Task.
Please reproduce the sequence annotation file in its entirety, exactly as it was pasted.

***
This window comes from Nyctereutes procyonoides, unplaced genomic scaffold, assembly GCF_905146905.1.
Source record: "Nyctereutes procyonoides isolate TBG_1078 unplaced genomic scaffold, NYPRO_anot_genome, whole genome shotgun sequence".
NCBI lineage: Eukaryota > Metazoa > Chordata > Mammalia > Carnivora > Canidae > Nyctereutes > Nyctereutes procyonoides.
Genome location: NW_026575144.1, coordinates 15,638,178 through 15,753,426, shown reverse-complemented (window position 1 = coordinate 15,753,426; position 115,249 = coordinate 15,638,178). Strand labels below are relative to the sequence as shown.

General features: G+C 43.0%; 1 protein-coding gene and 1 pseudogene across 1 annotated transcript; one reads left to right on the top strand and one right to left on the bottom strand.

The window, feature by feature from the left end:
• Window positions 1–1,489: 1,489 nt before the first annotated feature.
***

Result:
This window comes from Nyctereutes procyonoides, unplaced genomic scaffold, assembly GCF_905146905.1.
Source record: "Nyctereutes procyonoides isolate TBG_1078 unplaced genomic scaffold, NYPRO_anot_genome, whole genome shotgun sequence".
NCBI lineage: Eukaryota > Metazoa > Chordata > Mammalia > Carnivora > Canidae > Nyctereutes > Nyctereutes procyonoides.
Genome location: NW_026575144.1, coordinates 15,638,178 through 15,753,426, shown reverse-complemented (window position 1 = coordinate 15,753,426; position 115,249 = coordinate 15,638,178). Strand labels below are relative to the sequence as shown.

General features: G+C 43.0%; 1 protein-coding gene and 1 pseudogene across 1 annotated transcript; one reads left to right on the top strand and one right to left on the bottom strand.

The window, feature by feature from the left end:
• Window positions 1–1,489: 1,489 nt before the first annotated feature.